Something interesting that isn’t overly elaborated on comes from Stamboel’s inclusion of the Dutch soldiers, an aspect of the game’s manga DLC. The Red Kebaya Woman— perfect enough considering last year there was a creepy staged video of a ghostly woman in a red kebaya scaring Malaysians online— exists in a nether realm, essentially a microcosm of the past connected to the present’s decaying urban landscape, as if the apartment’s only a thin veil separating the two.
Century(+) old scrolls show that the woman was involved in a violent incident with Dutch soldiers. In an era of post-colonial stories, it’s exciting that willing white audiences in the U.S. and Canada will be able to see how widespread an issue colonialism is across so many cultures. The plot cleverly includes this as a background theme, despite being brief (and potentially nebulous for those unfamiliar with the game + its DLC).
Apart from the ghosts of Dutch colonialism, Stamboel’s story employs Indonesian imagery as Gothic elements. For Western viewers unaware, the past / nether realm is set in a distinctly Sundanese environment, evident from the traditional Sundanese house where the Red Kebaya Woman lives. Inside the house, Linda stumbles across a cabinet full of puppets. These aren’t mere props, they’re wayang golek puppets. Wayang is a form of puppet theatre native to Indonesia and other parts of Southeast Asia. These are of major significance to the Gothic past of Dutch colonialism.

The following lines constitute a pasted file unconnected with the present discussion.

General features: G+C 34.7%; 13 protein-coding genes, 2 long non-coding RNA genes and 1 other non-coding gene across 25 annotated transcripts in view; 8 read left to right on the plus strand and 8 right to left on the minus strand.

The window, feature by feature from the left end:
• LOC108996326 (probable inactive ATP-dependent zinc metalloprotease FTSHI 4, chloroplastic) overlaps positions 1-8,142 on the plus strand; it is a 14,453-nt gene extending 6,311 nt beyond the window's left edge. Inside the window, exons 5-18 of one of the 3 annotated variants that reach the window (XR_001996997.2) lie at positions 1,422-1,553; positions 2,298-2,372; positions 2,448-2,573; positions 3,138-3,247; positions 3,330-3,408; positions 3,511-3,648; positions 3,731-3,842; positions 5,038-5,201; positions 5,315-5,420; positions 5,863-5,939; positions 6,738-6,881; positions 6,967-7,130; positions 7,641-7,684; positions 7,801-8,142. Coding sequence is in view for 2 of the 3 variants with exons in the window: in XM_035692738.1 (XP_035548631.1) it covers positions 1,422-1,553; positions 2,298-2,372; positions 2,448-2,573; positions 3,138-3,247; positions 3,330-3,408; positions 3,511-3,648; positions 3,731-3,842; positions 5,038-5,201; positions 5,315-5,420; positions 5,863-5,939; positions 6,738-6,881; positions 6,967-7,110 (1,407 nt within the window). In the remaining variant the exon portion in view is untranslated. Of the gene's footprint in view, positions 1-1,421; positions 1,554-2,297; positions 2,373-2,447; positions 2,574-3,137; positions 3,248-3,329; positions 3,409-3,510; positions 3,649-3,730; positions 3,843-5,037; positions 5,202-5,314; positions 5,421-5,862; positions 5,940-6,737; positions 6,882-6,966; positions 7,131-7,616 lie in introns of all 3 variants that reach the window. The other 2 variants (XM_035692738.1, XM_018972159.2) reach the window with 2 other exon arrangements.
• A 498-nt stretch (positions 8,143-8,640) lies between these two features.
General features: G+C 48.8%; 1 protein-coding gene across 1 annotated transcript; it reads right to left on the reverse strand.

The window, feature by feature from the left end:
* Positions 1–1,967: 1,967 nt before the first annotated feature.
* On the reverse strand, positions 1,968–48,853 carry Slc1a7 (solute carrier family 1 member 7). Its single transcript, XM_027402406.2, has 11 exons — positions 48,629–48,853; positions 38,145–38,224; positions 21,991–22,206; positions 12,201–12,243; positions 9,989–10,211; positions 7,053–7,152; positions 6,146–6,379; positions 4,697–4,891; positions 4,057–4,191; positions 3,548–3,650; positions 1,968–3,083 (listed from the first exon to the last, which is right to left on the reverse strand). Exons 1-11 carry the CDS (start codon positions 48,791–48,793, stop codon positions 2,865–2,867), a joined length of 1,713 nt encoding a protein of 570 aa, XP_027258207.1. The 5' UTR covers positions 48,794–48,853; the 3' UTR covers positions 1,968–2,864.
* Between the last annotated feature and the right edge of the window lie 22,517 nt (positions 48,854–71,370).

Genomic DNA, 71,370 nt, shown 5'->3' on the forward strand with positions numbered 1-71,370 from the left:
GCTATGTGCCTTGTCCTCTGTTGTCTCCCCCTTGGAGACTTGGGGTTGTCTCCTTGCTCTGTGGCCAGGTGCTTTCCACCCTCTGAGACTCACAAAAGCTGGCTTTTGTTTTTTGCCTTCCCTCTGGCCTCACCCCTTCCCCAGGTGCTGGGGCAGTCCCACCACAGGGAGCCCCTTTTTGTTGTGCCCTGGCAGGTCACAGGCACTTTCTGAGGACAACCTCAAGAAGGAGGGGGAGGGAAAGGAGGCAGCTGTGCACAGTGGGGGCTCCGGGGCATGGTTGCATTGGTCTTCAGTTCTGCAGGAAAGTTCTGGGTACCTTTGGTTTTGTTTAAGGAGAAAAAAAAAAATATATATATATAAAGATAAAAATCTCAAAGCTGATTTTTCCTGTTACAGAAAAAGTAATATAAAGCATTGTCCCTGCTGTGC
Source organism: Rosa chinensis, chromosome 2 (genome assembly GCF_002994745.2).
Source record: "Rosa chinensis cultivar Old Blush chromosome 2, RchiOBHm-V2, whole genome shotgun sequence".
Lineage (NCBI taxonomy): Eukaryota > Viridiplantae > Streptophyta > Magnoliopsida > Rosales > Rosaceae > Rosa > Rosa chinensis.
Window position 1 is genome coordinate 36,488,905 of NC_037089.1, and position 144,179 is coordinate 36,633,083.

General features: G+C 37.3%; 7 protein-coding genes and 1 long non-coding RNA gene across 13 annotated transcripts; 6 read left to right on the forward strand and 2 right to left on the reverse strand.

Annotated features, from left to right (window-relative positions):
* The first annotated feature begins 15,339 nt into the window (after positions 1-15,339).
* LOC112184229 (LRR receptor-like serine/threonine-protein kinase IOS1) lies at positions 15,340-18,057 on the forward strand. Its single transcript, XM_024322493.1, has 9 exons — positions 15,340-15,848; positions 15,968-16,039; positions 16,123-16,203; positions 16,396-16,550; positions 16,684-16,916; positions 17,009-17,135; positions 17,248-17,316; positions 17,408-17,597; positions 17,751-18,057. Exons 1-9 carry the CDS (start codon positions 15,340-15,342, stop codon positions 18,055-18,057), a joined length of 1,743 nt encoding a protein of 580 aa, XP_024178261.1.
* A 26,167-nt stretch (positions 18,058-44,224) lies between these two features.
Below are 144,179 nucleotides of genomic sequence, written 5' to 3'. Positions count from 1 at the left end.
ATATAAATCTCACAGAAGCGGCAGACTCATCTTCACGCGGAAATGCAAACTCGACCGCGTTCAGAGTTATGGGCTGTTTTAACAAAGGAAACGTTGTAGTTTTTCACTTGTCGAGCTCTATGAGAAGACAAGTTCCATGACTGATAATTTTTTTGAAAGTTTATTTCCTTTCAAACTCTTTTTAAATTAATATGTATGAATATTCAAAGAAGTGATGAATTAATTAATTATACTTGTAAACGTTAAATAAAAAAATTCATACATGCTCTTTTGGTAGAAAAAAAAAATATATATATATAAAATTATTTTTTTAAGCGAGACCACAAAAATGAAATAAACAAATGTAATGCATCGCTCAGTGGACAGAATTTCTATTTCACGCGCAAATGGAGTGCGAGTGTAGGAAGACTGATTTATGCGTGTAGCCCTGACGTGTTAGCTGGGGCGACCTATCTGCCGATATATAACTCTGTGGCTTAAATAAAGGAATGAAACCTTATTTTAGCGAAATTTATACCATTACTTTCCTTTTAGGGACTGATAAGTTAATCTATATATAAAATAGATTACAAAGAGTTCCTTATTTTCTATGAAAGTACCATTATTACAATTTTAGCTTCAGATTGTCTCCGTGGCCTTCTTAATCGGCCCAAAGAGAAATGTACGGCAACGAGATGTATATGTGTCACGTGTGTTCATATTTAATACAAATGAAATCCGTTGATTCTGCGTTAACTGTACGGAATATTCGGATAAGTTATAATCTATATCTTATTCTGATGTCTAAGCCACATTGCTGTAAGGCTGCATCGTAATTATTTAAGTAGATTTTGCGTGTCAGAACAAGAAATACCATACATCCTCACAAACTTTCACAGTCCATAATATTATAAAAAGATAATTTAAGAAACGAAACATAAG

Wayang golek was used to criticise the Dutch colonial regime. This aspect of the puppets place the Red Kebaya Woman and her house’s realm most likely somewhere in the early 20th century, when Wayang golek performances criticising the Dutch led to extreme censorship and many arrests (source: Andrew Noah Weintraub’s Power Plays: Wayang Golek Puppet Theater of West Java). The puppets as an image fill out backstory for the woman. Her incident with the soldiers was probably because she was resisting Dutch colonial forces and, along with her family, suffered horrible consequences, which could explain why her spirit lingers on into present day urban Indonesia.If you’re not as interested as Father Gore is in the urban Gothic plot or all it entails, DreadOut remains one hell of a video game adaptation. Its creepy adventure thrills are enough to please (some) fans of the game and the general horror-loving public. Extra awesome to see Stamboel, in his first post-Mo Brothers film, come out of the gate with a horrific gem of his own while his filmmaker brethren Timo Tjahjanto has already rocked us with two solo projects (May the Devil Take You and The Night Comes for Us).
Rounding out the alluring thematic stuff are details that ought to intrigue gamer fans of DreadOut, like the scene with the Red Kebaya Woman at the mirror with Linda, or simple images such as Linda’s camera flash, each reminiscent of scenes in the game. Intricate details go right down to the soundtrack, featuring the Panturas (whose poster turns up in the game). The score itself adds another layer of eeriness with one piece specifically that will remind genre fans of Disasterpeace’s work on It Follows.
Most video game adaptations fail because they’re unable to recreate the atmosphere of the games or can’t properly convey elements of gameplay to make the cinematic experience viable enough to be memorable compared to the original titles. The recent Assassin’s Creed, while not as abysmal as many made it out to be, was too messy to effectively tap into what made the games so special. 1993’s Super Mario Bros. went so deep into left-field that anything resembling the original concept became bad parody.
Father Gore feels DreadOut succeeds on several levels. Far better than 90% of the video game films we’ve seen from Hollywood. The way Stamboel uses Indonesian culture / ghosts to amp up urban Gothic qualities of the existing game story is a shining example of how to adapt across mediums. Certainly doesn’t hurt the film takes the viewer on a horrifically enjoyable journey from present day Indonesia into the country’s Gothic colonial past with many chills to keep viewers on their toes.